03 Feb 2017
8 ways email marketing can go horribly wrong
Everybody makes mistakes.
We in the email marketing game are no different. Sure, we send out billions of finely crafted, error-free marketing emails every year, but we’re still only human. Something’s bound to slip through the cracks every now and again, isn’t it?
But in the email marketing game, where the messages we send can wind up in front of thousands of people a day, those mistakes can have disastrous consequences. That’s just one of the many reasons we at Phrasee like to hand over the reins to our amazing machine learning technology whenever possible.
Yes, email marketing can be a finicky business, often involving multiple people (or departments). And when dealing with anything finicky mistakes will happen at some point.
This got us thinking, is there one among us who is without email marketing sin? Surely we’ve all at the least been in close proximity to an email marketing gaffe or two.
So we asked some of the field’s best and brightest to share some of their stories, and we weren’t disappointed…
8 ways email marketing can go horribly wrong
Jason Stockwell, Digital Marketing Manager, Modern B2B (@)
“I confess. I once sent an email to 2,000 contacts with the word “test” in the title. We used to do a weekly nurture email for an ITSM software company. On testing the email, we thought the word “test” was from the email system to warn us this was a test. As it happens it sent “test” to everyone in the database. We have since optimised our email checklist.”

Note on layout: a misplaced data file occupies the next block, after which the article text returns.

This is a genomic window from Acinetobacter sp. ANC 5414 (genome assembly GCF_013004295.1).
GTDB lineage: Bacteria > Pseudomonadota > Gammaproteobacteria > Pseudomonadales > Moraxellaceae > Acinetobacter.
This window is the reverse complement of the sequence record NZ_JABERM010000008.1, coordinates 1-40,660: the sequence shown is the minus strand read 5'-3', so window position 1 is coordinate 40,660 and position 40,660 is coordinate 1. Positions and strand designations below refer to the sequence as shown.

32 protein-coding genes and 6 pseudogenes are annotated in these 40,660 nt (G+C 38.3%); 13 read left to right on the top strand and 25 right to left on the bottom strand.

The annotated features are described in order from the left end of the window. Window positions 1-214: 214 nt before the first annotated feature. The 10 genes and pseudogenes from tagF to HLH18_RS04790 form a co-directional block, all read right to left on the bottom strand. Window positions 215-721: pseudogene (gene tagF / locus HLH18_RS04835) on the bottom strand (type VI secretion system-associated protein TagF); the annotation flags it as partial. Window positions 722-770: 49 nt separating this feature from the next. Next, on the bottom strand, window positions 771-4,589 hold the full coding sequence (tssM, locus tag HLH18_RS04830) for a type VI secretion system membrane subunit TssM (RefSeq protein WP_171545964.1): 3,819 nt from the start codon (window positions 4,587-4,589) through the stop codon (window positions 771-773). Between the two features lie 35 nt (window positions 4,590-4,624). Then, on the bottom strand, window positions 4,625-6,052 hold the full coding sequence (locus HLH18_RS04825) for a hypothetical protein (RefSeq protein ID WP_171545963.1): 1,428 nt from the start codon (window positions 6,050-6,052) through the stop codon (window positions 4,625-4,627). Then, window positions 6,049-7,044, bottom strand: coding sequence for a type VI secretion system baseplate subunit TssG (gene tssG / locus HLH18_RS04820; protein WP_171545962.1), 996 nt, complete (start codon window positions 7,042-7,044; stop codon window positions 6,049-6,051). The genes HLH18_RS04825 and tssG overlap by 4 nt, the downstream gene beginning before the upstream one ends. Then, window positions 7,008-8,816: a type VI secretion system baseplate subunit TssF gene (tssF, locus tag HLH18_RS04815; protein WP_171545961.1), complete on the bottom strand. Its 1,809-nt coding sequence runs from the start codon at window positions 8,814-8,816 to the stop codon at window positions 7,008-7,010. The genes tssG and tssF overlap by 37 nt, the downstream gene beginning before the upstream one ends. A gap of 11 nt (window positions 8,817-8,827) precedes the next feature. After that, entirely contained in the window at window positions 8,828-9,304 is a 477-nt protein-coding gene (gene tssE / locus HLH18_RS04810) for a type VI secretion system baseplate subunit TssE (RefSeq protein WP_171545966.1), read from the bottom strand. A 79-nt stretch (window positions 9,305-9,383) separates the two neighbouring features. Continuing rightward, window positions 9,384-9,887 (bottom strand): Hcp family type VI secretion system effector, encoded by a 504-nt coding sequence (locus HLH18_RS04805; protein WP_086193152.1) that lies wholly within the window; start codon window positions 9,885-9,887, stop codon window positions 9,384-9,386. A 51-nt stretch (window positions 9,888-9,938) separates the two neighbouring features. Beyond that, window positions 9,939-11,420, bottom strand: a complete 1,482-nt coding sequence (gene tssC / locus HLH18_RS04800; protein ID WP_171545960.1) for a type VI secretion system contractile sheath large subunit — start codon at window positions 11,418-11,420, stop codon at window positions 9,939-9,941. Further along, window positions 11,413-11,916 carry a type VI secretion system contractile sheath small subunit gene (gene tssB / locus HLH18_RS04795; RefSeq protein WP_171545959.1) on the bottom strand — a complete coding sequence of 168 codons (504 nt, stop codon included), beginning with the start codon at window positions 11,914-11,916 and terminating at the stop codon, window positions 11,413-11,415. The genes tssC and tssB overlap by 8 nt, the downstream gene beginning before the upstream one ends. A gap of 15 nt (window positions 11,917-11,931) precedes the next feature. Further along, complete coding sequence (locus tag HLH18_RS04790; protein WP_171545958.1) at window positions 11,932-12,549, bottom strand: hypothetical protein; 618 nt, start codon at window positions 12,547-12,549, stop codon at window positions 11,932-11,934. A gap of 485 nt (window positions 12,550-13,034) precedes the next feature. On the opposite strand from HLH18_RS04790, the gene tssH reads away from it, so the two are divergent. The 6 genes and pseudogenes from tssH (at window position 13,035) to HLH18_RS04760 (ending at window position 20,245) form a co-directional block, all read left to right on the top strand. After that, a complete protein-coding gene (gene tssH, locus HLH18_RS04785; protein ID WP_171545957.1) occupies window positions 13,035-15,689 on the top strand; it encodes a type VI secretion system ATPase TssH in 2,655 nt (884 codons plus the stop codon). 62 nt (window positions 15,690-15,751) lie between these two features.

Kristin Bond, Email Marketing Manager, Girl Scouts USA (@)
“Someone on my team once accidentally messed with a query that sent a shipping confirmation – to every customer from the last 2 years. On a Friday night. The subject line was “Touchdown” (as in, it has landed on your doorstep). We were getting flooded with calls, so we ended up sending an apology email later that night that had the subject line “Fumble” (as in, a football reference). The fumble email did really well and got a ton of tweets, which is obviously the most important thing there is.”
Really Good Emails, Email Marketing’s Hive Mind (@)
“Well, there was this one time when Reed Hastings announced that Netflix DVDs would become its own company called Qwikster with an email (https://litmus.com/scope/xr3mudmlgnbr …) and then pulled the plug on the Qwikster website not even a month later because of the backlash from emails responses (https://litmus.com/scope/zqgx1kng3osp …). Even though it was 5 years ago, I still find the whole thing funny. Probably not what you are looking for in terms of this as there wasn’t really a mistake in the email, but rather the way it was communicated to members.”
Anne Tomlin, Responsive HTML Email Developer (@)
“I didn’t notice that the first 2 emails of a 3 part series didn’t actually send in a new ESP until I was about to send the 3rd. I definitely hit the button on those 2 emails, but when I called the ESP, their answer was that I pushed the send button in the wrong location. I was like, why are there multiple send buttons that don’t actually send? After that, I was told I would only be responsible for coding and my co-worker would do all the sending. Oops.”
Elliot Ross, Co-Founder at Taxi for Email / Managing Director at ActionRocket (@)
Email from IKEA about their latest stuff. Starts: “Hi Dan”
— Al Murray the318 (@almurray) February 28, 2012
Jen Capstraw, Consultant at Adobe Marketing Cloud & Co-Founder of Women of Email (@)